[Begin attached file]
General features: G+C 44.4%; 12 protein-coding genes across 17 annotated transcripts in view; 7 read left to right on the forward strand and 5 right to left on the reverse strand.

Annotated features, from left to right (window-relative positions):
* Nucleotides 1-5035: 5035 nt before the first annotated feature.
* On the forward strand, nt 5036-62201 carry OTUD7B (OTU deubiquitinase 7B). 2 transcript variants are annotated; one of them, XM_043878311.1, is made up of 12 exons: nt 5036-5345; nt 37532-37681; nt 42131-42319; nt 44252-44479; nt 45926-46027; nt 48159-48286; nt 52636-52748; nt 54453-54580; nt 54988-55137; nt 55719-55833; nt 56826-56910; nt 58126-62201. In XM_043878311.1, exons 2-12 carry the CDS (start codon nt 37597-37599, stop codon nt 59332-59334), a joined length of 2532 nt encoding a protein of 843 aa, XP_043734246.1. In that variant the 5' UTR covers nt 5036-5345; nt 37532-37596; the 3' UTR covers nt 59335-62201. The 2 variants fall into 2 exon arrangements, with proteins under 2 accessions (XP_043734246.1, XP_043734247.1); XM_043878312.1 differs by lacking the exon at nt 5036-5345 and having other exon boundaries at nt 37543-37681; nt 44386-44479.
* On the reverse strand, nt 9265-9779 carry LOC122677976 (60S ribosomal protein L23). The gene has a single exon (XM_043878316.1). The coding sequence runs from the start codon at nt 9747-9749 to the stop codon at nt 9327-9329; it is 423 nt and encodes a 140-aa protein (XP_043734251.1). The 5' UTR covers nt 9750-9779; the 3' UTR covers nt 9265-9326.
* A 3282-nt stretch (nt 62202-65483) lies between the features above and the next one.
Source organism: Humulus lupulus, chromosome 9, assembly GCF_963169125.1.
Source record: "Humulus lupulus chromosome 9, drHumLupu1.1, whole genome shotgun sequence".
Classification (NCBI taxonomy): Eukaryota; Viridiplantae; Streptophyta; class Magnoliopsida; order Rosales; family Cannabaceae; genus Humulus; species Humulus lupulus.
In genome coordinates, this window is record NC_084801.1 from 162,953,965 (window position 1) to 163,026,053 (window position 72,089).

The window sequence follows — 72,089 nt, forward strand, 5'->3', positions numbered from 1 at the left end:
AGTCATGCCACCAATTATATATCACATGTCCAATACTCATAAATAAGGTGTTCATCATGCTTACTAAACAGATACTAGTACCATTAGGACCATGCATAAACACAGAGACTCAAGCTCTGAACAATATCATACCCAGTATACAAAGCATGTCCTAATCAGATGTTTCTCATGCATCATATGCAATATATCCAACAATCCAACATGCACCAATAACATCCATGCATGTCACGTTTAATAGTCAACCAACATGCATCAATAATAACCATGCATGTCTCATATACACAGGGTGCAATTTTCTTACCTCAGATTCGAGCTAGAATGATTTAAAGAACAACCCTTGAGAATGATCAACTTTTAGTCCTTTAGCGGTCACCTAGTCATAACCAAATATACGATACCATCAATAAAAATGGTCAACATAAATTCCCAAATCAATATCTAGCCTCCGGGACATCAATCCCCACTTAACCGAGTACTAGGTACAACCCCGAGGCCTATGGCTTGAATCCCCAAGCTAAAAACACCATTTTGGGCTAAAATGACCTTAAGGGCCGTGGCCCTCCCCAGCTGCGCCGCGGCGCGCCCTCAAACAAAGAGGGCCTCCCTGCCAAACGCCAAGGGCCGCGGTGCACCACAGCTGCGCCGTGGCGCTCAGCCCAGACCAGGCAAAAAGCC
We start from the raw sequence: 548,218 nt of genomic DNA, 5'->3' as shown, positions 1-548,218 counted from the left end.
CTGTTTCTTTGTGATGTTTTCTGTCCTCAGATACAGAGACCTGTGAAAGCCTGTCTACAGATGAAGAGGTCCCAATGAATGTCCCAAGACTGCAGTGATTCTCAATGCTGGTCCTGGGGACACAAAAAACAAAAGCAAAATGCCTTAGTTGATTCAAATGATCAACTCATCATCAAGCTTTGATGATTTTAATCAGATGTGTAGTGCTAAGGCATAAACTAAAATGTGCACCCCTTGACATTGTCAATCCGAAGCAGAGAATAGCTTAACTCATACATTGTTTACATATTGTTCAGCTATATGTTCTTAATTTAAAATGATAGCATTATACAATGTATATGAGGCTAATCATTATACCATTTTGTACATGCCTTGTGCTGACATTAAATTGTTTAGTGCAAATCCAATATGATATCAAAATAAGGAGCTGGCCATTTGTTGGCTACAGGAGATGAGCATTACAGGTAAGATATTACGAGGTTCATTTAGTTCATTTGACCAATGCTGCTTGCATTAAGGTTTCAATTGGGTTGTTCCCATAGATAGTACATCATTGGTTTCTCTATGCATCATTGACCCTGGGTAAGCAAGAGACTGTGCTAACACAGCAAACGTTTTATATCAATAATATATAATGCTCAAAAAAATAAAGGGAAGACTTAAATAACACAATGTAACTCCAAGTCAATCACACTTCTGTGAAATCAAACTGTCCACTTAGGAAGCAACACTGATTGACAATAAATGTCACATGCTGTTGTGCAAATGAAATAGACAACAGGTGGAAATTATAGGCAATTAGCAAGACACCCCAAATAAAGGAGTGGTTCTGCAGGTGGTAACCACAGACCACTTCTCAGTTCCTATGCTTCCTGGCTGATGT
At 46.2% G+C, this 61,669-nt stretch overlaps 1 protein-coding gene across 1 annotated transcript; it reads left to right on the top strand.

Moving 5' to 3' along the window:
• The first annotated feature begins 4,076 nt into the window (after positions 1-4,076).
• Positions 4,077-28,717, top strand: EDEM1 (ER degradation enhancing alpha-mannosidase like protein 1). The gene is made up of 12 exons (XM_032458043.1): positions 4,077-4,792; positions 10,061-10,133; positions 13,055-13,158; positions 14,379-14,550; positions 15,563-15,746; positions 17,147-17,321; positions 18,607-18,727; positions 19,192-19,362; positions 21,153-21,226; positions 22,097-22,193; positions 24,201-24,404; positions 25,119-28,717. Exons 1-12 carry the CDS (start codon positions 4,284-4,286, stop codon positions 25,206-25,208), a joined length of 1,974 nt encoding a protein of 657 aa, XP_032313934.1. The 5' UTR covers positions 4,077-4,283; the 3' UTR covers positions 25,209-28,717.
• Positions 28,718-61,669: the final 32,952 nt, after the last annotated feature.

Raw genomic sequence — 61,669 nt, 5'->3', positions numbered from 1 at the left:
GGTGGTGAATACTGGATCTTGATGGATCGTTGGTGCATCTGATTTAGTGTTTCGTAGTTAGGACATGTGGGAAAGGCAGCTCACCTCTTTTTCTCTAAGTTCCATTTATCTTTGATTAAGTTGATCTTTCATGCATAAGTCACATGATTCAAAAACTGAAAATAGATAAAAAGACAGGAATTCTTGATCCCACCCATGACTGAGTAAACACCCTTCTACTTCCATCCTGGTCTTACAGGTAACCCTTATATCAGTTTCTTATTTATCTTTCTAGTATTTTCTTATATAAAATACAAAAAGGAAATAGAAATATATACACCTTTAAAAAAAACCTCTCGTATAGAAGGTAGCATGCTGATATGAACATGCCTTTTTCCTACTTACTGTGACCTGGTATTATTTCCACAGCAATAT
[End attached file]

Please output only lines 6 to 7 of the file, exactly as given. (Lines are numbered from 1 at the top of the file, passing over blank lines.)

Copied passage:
* A 3282-nt stretch (nt 62202-65483) lies between the features above and the next one.
Source organism: Humulus lupulus, chromosome 9, assembly GCF_963169125.1.